Writing your first app on Angular 2 — Part 2

In the first part we set up our environment and made a simple page which displays a label to make sure everything was working fine. In this part we’ll start to build the components of our chat.

Right now we have the following folder structure:

chat-app
— app
— boot.ts
— chat-app.component.ts
— bower_components
— node_modules
— package.json
— tsconfig.json
— bower.json
— index.html

You will notice some .map and .js files inside the app folder as well. These files are generated from the TypeScript compiler, you don`t need to worry about it.

Let’s start!

The display component

The first component we’ll build is the one who will show the messages to the user. Inside the app folder, create a file called chat-display.component.ts and paste the following code:

import {Component} from 'angular2/core';
@Component({
selector: 'chat-display',
styles : [`
.chat-display {
height : 400px;
overflow : auto;
}
`],
template : `


`
})
export class ChatDisplayComponent {
}

This code creates a component just like we saw in the Part 1. The selector property contains the name of the tag we have to use to show this component. The template property contains the value that will be appended on the component. In our case the value is a div, who have get one the thumbnail style from Bootstrap and the chat-display style from our component. To define styles, we use the styles property, which receives an array. In our case this array only contains our chat-display CSS class.

Important: Notice that the start and the end of the value are defined in grave accent (`) not in the normal single quote (‘). This is a feature called Template String.

Since we’re using Bootstrap we need to import it into our app. Go to the index.html file and paste the following line inside the head tag:

<link rel="stylesheet" href="bower_components/bootstrap/dist/css/bootstrap.min.css"></link>

We just finish our chat display for now. Simple like that! Now we have to show it on our page. To do it, we have to edit our chat-app component. Go to the chat-app.component.ts file, and add the following line right bellow the Component import call(this will be the second line of the file):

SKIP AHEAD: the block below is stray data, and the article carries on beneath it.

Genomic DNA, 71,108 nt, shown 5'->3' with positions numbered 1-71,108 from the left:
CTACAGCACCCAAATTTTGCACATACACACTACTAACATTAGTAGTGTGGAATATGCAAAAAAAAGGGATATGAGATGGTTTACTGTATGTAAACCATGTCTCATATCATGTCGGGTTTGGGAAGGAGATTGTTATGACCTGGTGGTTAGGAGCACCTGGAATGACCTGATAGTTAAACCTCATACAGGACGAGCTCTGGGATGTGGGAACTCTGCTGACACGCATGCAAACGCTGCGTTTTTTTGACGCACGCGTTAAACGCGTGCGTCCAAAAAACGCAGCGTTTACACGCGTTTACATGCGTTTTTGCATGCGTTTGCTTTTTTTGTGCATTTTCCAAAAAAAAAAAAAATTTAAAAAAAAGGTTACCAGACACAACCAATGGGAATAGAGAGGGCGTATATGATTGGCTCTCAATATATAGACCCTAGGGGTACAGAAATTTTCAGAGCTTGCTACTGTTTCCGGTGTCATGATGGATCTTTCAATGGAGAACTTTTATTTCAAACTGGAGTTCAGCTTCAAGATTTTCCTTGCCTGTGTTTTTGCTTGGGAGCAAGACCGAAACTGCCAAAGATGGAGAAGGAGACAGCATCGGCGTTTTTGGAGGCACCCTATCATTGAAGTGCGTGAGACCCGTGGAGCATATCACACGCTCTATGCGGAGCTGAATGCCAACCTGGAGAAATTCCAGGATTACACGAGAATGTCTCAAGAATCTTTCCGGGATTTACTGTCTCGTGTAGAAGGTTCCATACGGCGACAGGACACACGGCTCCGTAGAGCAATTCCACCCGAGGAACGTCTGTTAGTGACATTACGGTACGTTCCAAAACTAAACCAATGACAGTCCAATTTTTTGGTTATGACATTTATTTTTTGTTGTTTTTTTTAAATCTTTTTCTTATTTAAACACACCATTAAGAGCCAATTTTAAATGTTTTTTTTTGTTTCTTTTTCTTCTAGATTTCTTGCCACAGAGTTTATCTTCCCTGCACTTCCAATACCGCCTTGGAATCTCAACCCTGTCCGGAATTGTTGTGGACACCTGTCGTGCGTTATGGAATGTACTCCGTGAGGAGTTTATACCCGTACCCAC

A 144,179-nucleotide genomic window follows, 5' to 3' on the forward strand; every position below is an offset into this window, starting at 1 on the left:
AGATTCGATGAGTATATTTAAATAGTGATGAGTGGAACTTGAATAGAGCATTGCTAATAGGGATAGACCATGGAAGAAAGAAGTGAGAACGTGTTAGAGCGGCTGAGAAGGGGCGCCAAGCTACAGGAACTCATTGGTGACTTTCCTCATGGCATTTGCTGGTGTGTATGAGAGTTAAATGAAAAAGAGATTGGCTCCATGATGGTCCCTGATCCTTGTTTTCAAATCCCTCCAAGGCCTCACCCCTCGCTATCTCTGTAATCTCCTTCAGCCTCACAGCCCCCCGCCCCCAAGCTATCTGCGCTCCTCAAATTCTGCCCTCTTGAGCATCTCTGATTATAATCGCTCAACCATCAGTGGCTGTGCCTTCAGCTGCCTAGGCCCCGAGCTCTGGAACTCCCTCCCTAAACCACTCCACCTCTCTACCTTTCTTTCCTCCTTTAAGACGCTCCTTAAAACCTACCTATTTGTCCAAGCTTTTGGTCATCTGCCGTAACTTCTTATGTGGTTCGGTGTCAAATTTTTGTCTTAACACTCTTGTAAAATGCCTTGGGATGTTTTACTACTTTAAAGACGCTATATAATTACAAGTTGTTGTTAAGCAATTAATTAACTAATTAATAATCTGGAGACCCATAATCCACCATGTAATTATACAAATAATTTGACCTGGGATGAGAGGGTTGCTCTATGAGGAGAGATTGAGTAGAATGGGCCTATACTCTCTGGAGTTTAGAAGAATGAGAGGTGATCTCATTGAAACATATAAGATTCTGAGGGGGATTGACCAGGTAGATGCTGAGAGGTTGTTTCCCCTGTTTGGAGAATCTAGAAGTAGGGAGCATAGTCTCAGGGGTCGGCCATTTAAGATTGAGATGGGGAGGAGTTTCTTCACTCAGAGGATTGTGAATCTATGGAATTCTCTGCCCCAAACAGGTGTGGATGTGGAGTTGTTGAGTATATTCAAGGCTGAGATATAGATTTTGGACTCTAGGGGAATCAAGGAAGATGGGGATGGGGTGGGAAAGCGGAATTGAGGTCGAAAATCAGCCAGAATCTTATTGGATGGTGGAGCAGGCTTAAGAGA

import {ChatDisplayComponent} from './chat-display.component';

This line will import our component to be used on this file. The next change we’ll need to do is replace the template property with this one (Notice we’re still using the grave accent (`)):

template : `

Chat App — Made in Angular 2





</div>
`,

Now our chat-app creates a container div, which shows a title (Chat App — Made in Angular 2) and our component on the screen. Right now our component is just an empty div, with a border. There is a final thing we need to do before we can run this code: inform our ChatAppComponent about the ChatDisplayComponent. We’ll do it by adding the directives property right bellow the template property, with this value:

directives : [ChatDisplayComponent]

After adding the directives property we can run our page to see the results. To do it, just run this command inside the chat-app folder:

npm start

This command is the same one we ran last time. It will compile the Typescript and run our server on http://localhost:3000. If you let this command running, it will auto-detect changes and update the page for you with the new content. Now we have our display component running, let’s make a component where the user will type his messages.

The input component

The input component is a text field that has the user’s name on the left, and a button to send the message on the right. Create a file called chat-input.component.ts and paste the following code:

import {Component} from 'angular2/core';
@Component({
selector: 'chat-input',
template : `

{{username}}


Send message


`,
inputs : ['username']
})
export class ChatInputComponent {
private username = 'Default username';
}

This component has three differences from the other ones:

  • We defined a variable called username inside our class. We set it as a private variable and put the a default value of “Default username”.
  • Inside the span tag we have a username wrapped in curly braces, which means we are using the value from the username variable defined in the ChatInputComponent class.
  • We declare that the username variable is an input variable, using the inputs property on our component. If we don’t set the inputs property, Angular will throw us an error.

Important: unlike Angular 1, curly braces defines only one-way data binding. We’ll talk about two-way data binding in a moment.

Like the chat-display component, we need to add this on the chat-app component. Paste the following import line on the chat-app.component.ts file, right bellow the ChatDisplayComponent import: